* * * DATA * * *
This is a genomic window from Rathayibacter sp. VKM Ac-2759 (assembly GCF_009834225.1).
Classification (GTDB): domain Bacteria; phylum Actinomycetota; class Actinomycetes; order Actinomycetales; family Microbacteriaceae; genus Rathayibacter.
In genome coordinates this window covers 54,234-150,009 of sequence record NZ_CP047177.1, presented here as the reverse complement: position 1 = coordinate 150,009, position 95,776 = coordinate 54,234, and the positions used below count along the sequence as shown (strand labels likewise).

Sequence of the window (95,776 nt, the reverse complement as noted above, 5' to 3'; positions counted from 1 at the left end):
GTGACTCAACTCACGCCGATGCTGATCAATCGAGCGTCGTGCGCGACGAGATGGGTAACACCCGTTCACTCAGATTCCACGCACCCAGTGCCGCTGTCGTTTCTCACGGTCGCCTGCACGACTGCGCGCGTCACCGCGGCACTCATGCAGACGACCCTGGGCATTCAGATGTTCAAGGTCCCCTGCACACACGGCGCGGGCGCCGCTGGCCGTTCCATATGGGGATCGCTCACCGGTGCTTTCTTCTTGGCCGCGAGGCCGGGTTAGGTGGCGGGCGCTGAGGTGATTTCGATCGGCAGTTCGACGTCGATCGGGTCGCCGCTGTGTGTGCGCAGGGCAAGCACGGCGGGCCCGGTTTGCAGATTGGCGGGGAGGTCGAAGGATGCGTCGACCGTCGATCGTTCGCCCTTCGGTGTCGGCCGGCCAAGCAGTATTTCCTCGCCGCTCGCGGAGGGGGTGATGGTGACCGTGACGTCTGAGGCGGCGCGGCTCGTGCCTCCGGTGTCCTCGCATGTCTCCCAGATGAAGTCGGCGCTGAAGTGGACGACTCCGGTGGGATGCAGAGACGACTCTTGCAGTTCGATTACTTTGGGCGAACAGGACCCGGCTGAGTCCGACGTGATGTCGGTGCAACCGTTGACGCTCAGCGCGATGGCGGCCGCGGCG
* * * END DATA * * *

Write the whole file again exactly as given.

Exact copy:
This is a genomic window from Rathayibacter sp. VKM Ac-2759 (assembly GCF_009834225.1).
Classification (GTDB): domain Bacteria; phylum Actinomycetota; class Actinomycetes; order Actinomycetales; family Microbacteriaceae; genus Rathayibacter.
In genome coordinates this window covers 54,234-150,009 of sequence record NZ_CP047177.1, presented here as the reverse complement: position 1 = coordinate 150,009, position 95,776 = coordinate 54,234, and the positions used below count along the sequence as shown (strand labels likewise).

Sequence of the window (95,776 nt, the reverse complement as noted above, 5' to 3'; positions counted from 1 at the left end):
GTGACTCAACTCACGCCGATGCTGATCAATCGAGCGTCGTGCGCGACGAGATGGGTAACACCCGTTCACTCAGATTCCACGCACCCAGTGCCGCTGTCGTTTCTCACGGTCGCCTGCACGACTGCGCGCGTCACCGCGGCACTCATGCAGACGACCCTGGGCATTCAGATGTTCAAGGTCCCCTGCACACACGGCGCGGGCGCCGCTGGCCGTTCCATATGGGGATCGCTCACCGGTGCTTTCTTCTTGGCCGCGAGGCCGGGTTAGGTGGCGGGCGCTGAGGTGATTTCGATCGGCAGTTCGACGTCGATCGGGTCGCCGCTGTGTGTGCGCAGGGCAAGCACGGCGGGCCCGGTTTGCAGATTGGCGGGGAGGTCGAAGGATGCGTCGACCGTCGATCGTTCGCCCTTCGGTGTCGGCCGGCCAAGCAGTATTTCCTCGCCGCTCGCGGAGGGGGTGATGGTGACCGTGACGTCTGAGGCGGCGCGGCTCGTGCCTCCGGTGTCCTCGCATGTCTCCCAGATGAAGTCGGCGCTGAAGTGGACGACTCCGGTGGGATGCAGAGACGACTCTTGCAGTTCGATTACTTTGGGCGAACAGGACCCGGCTGAGTCCGACGTGATGTCGGTGCAACCGTTGACGCTCAGCGCGATGGCGGCCGCGGCG